Drivers for Nutrition Care to Clients with Mental Illnesses Attending Ugandan Regional Referral Mental Health Units
Author: GWAITA AGGREY
Supervisor: Vivianne Laing Marion , Everd Maniple Bikaitwoha
The narrow approach of managing mental illnesses with drugs has made mental health to remain a global public health problem with deaths occurring as earlier as 32 years less than the rest of the population. Health care professionals in the mental health sector need to be knowledgeable and proficient in nutrition as it applies to health promotion, prevention and treatment of mental conditions. Due to the devastating medical, social, and economic effects malnutrition brings to the clients, their family and country as a whole, nutrition interventions deserve a place in the care of clients with mental illnesses. However, there is limited information on how nutrition care is being applied to promote the health of clients living with mental illnesses in Uganda.
The study examined health workers’ perceptions of nutrition care; the nutrition supports offered and finally surveyed the dietary practices of people living with mental illnesses attending selected Ugandan Regional Referral mental health units. Methods: This descriptive cross sectional study was conducted amongst 83 mental health beneficiaries and 19 healthcare workers. A purposeful sampling technique was employed to identify study participants in four Regional Referral mental units. Qualitative and quantitative methods of data collection such as; observation, key informant interviews, focus group discussions, and audio-visual materials were used in addition to check lists and food frequency questionnaires.
Health workers exhibited utmost positive perceptions towards integrating nutrition in mental health care as nearly all participants acknowledged its importance. However, the lack of technical, financial, and material support frustrated this attitude. Foods provided by hospitals lacked dietary diversity and were therefore of negligible value in promoting patients’ recovery. In addition, nutrition assessment was never carried out in Regional Referral mental units. Only a few lucky clients received nutrition education. In most of the times, food selection was governed by the desires of the clients. Patient’s priorities and preferences determined food selection for any given meal from family members. As a result, diets of people with mental illnesses were mostly characterized by high fat consumption, with starch based staples and low fruit and vegetable consumption.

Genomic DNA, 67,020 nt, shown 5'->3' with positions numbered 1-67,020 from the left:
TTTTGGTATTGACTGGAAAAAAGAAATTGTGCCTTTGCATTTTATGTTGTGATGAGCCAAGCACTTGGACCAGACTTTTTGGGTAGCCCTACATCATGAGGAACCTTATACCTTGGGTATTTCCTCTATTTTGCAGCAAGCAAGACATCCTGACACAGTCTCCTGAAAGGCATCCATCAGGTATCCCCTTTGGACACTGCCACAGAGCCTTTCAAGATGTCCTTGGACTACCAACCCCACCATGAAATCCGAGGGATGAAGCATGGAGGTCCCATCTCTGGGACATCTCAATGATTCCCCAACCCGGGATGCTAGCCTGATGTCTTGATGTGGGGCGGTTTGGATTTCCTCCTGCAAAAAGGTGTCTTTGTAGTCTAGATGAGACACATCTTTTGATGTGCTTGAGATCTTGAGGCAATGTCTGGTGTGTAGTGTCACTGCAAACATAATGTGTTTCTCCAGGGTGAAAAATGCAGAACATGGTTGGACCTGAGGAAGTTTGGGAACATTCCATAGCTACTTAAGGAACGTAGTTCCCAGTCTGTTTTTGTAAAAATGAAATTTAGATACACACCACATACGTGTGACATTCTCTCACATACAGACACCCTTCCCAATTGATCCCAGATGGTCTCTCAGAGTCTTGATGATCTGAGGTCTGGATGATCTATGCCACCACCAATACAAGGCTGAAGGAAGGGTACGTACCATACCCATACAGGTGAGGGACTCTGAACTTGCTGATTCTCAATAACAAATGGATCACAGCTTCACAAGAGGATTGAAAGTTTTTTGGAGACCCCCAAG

This study revealed that the drivers to nutrition care delivery to PLWMI were positive health workers’ perceptions, adequate nutrition knowledge among health workers and presence of material and financial support. However, although health workers had positive perceptions, their nutrition knowledge was poor. Inadequate nutrition refresher training, lack of technical, financial, and material support were identified as the factors that inhibited successful implementation nutrition activities in mental units in the study area.
Enhancing mental health focused on-job nutrition training, mentorship and coaching for health workers serving in mental units; increasing the nutrition budget for mental health facilities and hiring clinical nutritionists in each mental department would improve nutrition management of clients with mental illnesses.